Brits consider that they only have serious debt problems if they owe more than £15,837, new research has found.
According to findings by Scottish Provident, Brits are becoming more tolerent to non mortgage debt and consider that their personal finances are only in serious difficulty if they owe more than £15,837.
This debt acceptance threshold rises to £16,646 for 18 to 34 year olds.
It appears that help with debt issues is sought more from within the family with most people turning to family members if their debts spiral out of control.
The Citizens Advice Bureau is the next port of call for debt advice and the Samritans would only be contacted by one in twenty of those with serious issues. Advice is also available at debt charities which offer their services free.
The difficult financial climate seems to be the cause of this greater acceptance of debt, as Susan BarclayHead of Marketing at Scottish Provident, explains:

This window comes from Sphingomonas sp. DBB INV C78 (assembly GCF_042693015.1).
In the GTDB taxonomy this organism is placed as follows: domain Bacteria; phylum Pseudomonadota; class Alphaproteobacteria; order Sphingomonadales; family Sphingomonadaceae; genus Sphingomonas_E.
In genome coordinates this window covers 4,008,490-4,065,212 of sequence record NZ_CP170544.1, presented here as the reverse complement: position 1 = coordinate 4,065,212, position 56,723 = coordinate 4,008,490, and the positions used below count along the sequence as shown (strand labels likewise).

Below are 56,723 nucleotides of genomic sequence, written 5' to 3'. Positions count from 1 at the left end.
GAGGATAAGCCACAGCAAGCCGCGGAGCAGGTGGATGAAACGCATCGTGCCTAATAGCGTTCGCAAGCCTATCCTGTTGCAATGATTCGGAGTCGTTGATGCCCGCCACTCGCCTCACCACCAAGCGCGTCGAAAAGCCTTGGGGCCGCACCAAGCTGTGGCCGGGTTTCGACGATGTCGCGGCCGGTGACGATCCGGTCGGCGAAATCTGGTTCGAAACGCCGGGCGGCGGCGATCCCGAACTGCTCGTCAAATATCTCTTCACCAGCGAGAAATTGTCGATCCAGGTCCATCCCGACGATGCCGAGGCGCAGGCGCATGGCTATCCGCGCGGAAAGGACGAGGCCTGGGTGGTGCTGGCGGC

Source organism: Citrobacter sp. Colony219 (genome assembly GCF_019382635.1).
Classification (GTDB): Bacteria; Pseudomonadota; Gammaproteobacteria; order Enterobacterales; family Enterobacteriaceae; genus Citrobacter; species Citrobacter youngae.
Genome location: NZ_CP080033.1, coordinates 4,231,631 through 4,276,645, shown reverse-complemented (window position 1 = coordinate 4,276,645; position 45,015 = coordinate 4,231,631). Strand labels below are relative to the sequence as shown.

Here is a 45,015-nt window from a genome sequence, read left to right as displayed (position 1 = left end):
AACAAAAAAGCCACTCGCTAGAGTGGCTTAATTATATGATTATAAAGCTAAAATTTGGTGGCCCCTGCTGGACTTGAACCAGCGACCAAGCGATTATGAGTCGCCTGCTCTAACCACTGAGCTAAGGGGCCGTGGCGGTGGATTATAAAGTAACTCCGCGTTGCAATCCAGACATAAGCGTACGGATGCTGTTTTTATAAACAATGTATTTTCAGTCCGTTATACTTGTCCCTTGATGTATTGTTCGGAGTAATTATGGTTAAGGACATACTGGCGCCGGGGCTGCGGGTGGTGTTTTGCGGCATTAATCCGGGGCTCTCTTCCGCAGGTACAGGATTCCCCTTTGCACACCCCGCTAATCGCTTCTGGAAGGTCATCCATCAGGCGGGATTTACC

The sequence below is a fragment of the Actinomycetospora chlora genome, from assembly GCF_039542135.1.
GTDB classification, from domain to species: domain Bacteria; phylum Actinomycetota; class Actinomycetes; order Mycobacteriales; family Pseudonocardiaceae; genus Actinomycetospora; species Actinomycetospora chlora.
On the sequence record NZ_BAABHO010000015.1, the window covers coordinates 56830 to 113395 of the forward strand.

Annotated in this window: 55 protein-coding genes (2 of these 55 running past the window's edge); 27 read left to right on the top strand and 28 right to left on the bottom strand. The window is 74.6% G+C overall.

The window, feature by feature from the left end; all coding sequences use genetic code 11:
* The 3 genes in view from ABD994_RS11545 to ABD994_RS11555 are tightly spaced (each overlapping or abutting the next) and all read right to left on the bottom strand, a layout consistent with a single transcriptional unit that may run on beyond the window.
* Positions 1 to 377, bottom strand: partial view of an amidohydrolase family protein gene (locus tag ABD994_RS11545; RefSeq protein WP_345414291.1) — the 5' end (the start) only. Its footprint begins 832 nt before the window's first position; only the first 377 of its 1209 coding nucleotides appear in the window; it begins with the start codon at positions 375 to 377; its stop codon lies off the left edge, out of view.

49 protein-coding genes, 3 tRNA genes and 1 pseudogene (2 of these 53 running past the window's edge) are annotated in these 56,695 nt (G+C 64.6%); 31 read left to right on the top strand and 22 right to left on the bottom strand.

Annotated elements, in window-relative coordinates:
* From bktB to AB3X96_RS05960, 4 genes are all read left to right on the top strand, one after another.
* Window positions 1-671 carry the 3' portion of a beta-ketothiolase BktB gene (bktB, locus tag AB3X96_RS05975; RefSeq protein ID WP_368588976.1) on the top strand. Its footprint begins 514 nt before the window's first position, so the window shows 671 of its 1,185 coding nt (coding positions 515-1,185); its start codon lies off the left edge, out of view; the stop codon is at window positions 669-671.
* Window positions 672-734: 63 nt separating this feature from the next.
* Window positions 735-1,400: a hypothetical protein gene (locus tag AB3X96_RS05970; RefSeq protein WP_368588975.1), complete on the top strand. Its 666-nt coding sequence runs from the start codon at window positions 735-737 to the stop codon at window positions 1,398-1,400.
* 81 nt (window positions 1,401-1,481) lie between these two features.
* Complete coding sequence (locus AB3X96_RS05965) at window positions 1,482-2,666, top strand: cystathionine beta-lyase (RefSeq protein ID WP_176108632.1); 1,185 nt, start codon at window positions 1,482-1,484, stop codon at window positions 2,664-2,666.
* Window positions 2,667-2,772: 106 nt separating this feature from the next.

“With the UK’s national debt figure dominating the headlines, it appears this could have had an adverse affect on how the nation view their own personal finances.
To not believe they would be in serious financial difficulty before they reached debt levels of over £15,837 is a worry, and it underlines how debt has become too readily accepted in the UK. What starts out as a small level of personal debt can quickly spiral out of control, so Britons should ensure they keep on top of their personal spending.”